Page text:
Holding the government of Ali Larayedh responsible for what is happening in Tunisia today, Jemai Guesmi political analyst believes that the two political forces are seeking to find a staging area for the current situation facing the country and which has become more complicated since the assassination of Mohamed Brahmi and the tragedy of Mount Chaambi.
What is your assessment of the current situation in Tunisia?
The situation, in my opinion, is disastrous, complicated and is becoming increasingly worrying at all levels. At the political level, the landscape is especially difficult with political infighting that set fire to the powder in the presence of two different forces. One of these forces still believes in an “imaginary” legitimacy and the other claiming the dissolution of the current government for the purpose of forming a new technocratic government headed by an independent national personality in order to save the country which is experiencing an unprecedented crisis.
There are many initiatives and negotiations continue between the different political forces. I think they will manage in the coming days to develop an initiative to break the deadlock.
How can this mission, deemed “impossible,” be a success?
Agreeing on an intermediate zone is, in my opinion, an appropriate solution to address the current crisis and this for two main reasons. First, the heavy weight of the main workers’ organization in the political landscape and its strategic role to ensure this initiative and the second reason relates to the willingness of the opposition to show such flexibility in order to avoid the shock.
However, I think the success of this initiative is dependent on the nature of the security situation already in sharp decline. Thing that could threaten the cohesion of the home front in the country and, eventually, plunge the country into chaos, and the ruling Troika will be the first beneficiary of this situation.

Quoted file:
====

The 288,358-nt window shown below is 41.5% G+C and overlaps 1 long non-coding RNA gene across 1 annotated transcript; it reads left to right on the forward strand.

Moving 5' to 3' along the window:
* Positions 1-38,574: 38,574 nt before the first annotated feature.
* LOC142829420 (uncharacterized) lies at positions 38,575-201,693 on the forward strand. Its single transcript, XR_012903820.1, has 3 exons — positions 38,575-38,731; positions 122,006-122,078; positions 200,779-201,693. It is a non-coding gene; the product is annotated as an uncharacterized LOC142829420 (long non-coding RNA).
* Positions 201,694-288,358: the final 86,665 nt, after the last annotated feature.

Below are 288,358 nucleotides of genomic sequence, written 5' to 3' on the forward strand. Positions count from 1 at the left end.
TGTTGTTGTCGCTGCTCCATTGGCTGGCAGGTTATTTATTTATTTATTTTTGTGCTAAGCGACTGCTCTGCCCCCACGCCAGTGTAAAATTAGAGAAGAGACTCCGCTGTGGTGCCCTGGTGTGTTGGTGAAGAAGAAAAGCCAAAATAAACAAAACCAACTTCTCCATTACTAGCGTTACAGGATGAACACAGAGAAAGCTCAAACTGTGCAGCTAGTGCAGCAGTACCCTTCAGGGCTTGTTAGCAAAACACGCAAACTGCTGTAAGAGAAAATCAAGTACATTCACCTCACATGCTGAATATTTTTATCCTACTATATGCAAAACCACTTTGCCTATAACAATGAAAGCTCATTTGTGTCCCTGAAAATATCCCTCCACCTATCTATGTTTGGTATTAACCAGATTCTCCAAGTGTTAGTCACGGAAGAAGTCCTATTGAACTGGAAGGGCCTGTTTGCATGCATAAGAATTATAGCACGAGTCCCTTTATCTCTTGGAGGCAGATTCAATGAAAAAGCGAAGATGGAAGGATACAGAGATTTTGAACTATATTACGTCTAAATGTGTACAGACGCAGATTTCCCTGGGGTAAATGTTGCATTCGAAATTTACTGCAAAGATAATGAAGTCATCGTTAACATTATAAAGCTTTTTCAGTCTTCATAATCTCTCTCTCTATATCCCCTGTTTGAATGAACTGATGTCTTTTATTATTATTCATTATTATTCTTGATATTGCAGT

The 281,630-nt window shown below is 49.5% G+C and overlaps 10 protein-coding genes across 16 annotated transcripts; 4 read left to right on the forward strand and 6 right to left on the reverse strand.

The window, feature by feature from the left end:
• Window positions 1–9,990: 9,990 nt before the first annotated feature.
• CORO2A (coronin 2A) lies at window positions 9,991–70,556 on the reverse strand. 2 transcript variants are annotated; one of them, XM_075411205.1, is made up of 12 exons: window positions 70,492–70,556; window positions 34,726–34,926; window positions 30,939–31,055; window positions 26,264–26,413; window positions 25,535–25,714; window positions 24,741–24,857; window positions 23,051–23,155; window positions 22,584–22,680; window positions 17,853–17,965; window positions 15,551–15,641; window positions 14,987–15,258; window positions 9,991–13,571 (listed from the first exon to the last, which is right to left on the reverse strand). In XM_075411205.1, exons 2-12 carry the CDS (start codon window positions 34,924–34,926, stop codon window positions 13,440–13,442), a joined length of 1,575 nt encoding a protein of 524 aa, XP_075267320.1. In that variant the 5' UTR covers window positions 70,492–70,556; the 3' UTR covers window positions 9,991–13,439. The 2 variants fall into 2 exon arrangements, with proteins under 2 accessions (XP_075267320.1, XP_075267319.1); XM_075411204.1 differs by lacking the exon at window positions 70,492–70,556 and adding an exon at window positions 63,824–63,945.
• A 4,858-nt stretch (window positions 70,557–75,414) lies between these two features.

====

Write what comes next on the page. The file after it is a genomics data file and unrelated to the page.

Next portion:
What is you reading of the speech of Minister of the Interior, Lotfi Ben Jeddou?
The revelations made by the Minister of the Interior are just excuses to justify the failure of the current government. I would have liked a resignation of Lotfi Ben Jeddou by assuming his political and ethical responsibility for the incidents that took place recently, from the assassination of opposition politician Mohamed Brahmi to the discovery of homemade bombs and the massacre of 8 Tunisian troops deployed in Mount Chaambi last July 29.
I think what is most dangerous in the recent statement by the Minister is the confirmation of the infiltration of the security apparatus by Salafists. In my opinion, this is something that should push the Minister to resign by holding the government of Ali Larayedh responsible for what is happening in Tunisia today.
A speech of the official in charge of the sovereign ministry will certainly have effects?
Fears are many and I think this speech will have a direct impact on the Tunisian street by trying to push it into a serious crisis. If these events continue, I assure you they would have an impact on state institutions. This should be taken into consideration by the leaders to transcend this step.
Another note, I think the Somal-isation of Tunisia by the Minister of the Interior will affect not only the political aspect but also the economic aspect. It is a blow to an economy that cannot afford other disasters. It is useful to remember that the economic system is already half-mast with the deterioration of the tourism sector and the cessation of production in several plants like phosphate. Add to that the decline in remittances from Tunisians living abroad.
So what to do?
The various political parties should take into account the sensitivity of the current situation of the country, already threatened, according to several experts, by economic collapse and chaos.
For now, I think it is urgent to find a compromise between the Troika and the opposition in order to prioritize the country’s interest and each party shall bear its responsibility to be able to overcome this critical stage.
This can only be done through the establishment of a mediation area approved by all stakeholders. In this context, I think the initiative of the main workers’ organization could be seen as an appropriate solution to resolve this crisis.
But if the ruling parties, Ennahdha, in particular, and opposition parties are unable to reach such an agreement, which would be the other scenario?
If the political class can not find “appropriate” solutions to the current crisis facing Tunisia in transition, the country will enter an uncertain period whose effects will be even more dangerous.
The political class should react to bridge the gap between the different components of society.
What is your message to the stakeholders especially in these rather special circumstances?
I call on political parties to put aside their differences and beliefs to reach an agreement on forming a new government. This is useful to ease tension on the one hand, and to reassure citizens in this tight climate on the other hand.